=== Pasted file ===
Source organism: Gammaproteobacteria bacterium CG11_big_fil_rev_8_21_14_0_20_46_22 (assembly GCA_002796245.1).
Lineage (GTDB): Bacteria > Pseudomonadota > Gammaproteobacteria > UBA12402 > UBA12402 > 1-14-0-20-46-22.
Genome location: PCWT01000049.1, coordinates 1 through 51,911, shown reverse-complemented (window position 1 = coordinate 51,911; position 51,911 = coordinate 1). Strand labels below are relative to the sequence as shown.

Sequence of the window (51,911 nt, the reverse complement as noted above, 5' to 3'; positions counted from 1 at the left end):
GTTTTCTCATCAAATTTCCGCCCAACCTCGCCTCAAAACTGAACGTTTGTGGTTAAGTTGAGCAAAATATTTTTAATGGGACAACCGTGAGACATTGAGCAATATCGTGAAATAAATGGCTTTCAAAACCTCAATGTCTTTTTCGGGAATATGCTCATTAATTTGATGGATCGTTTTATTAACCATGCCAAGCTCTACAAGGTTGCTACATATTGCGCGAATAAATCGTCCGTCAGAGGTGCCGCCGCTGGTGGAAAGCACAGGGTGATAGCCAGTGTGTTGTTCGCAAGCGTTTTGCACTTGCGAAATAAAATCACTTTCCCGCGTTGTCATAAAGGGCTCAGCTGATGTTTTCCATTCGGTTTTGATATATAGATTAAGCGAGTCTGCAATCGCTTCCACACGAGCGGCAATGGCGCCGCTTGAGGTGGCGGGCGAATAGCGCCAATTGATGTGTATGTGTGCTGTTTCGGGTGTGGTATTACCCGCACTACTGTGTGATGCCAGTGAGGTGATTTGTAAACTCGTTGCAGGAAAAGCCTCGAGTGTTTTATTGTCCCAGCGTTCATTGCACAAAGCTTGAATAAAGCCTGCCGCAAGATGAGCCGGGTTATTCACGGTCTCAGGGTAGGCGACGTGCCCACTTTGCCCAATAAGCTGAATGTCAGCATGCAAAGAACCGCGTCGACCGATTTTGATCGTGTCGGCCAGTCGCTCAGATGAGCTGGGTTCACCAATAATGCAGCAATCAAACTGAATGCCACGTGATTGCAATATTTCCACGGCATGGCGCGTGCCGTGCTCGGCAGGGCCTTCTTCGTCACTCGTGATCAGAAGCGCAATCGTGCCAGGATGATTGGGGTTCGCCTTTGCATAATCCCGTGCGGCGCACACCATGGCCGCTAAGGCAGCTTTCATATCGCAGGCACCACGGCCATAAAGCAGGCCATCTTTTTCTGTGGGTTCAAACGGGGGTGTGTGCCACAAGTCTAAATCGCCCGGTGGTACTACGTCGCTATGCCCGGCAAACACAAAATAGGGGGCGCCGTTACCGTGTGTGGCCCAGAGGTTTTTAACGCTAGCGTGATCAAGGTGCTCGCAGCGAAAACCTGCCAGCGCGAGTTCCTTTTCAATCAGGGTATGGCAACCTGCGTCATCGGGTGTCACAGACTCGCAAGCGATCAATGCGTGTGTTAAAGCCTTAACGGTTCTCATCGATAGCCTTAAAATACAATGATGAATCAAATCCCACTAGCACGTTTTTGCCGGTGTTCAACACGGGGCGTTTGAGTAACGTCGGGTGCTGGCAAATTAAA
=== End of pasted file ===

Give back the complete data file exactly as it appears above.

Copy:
Source organism: Gammaproteobacteria bacterium CG11_big_fil_rev_8_21_14_0_20_46_22 (assembly GCA_002796245.1).
Lineage (GTDB): Bacteria > Pseudomonadota > Gammaproteobacteria > UBA12402 > UBA12402 > 1-14-0-20-46-22.
Genome location: PCWT01000049.1, coordinates 1 through 51,911, shown reverse-complemented (window position 1 = coordinate 51,911; position 51,911 = coordinate 1). Strand labels below are relative to the sequence as shown.

Sequence of the window (51,911 nt, the reverse complement as noted above, 5' to 3'; positions counted from 1 at the left end):
GTTTTCTCATCAAATTTCCGCCCAACCTCGCCTCAAAACTGAACGTTTGTGGTTAAGTTGAGCAAAATATTTTTAATGGGACAACCGTGAGACATTGAGCAATATCGTGAAATAAATGGCTTTCAAAACCTCAATGTCTTTTTCGGGAATATGCTCATTAATTTGATGGATCGTTTTATTAACCATGCCAAGCTCTACAAGGTTGCTACATATTGCGCGAATAAATCGTCCGTCAGAGGTGCCGCCGCTGGTGGAAAGCACAGGGTGATAGCCAGTGTGTTGTTCGCAAGCGTTTTGCACTTGCGAAATAAAATCACTTTCCCGCGTTGTCATAAAGGGCTCAGCTGATGTTTTCCATTCGGTTTTGATATATAGATTAAGCGAGTCTGCAATCGCTTCCACACGAGCGGCAATGGCGCCGCTTGAGGTGGCGGGCGAATAGCGCCAATTGATGTGTATGTGTGCTGTTTCGGGTGTGGTATTACCCGCACTACTGTGTGATGCCAGTGAGGTGATTTGTAAACTCGTTGCAGGAAAAGCCTCGAGTGTTTTATTGTCCCAGCGTTCATTGCACAAAGCTTGAATAAAGCCTGCCGCAAGATGAGCCGGGTTATTCACGGTCTCAGGGTAGGCGACGTGCCCACTTTGCCCAATAAGCTGAATGTCAGCATGCAAAGAACCGCGTCGACCGATTTTGATCGTGTCGGCCAGTCGCTCAGATGAGCTGGGTTCACCAATAATGCAGCAATCAAACTGAATGCCACGTGATTGCAATATTTCCACGGCATGGCGCGTGCCGTGCTCGGCAGGGCCTTCTTCGTCACTCGTGATCAGAAGCGCAATCGTGCCAGGATGATTGGGGTTCGCCTTTGCATAATCCCGTGCGGCGCACACCATGGCCGCTAAGGCAGCTTTCATATCGCAGGCACCACGGCCATAAAGCAGGCCATCTTTTTCTGTGGGTTCAAACGGGGGTGTGTGCCACAAGTCTAAATCGCCCGGTGGTACTACGTCGCTATGCCCGGCAAACACAAAATAGGGGGCGCCGTTACCGTGTGTGGCCCAGAGGTTTTTAACGCTAGCGTGATCAAGGTGCTCGCAGCGAAAACCTGCCAGCGCGAGTTCCTTTTCAATCAGGGTATGGCAACCTGCGTCATCGGGTGTCACAGACTCGCAAGCGATCAATGCGTGTGTTAAAGCCTTAACGGTTCTCATCGATAGCCTTAAAATACAATGATGAATCAAATCCCACTAGCACGTTTTTGCCGGTGTTCAACACGGGGCGTTTGAGTAACGTCGGGTGCTGGCAAATTAAA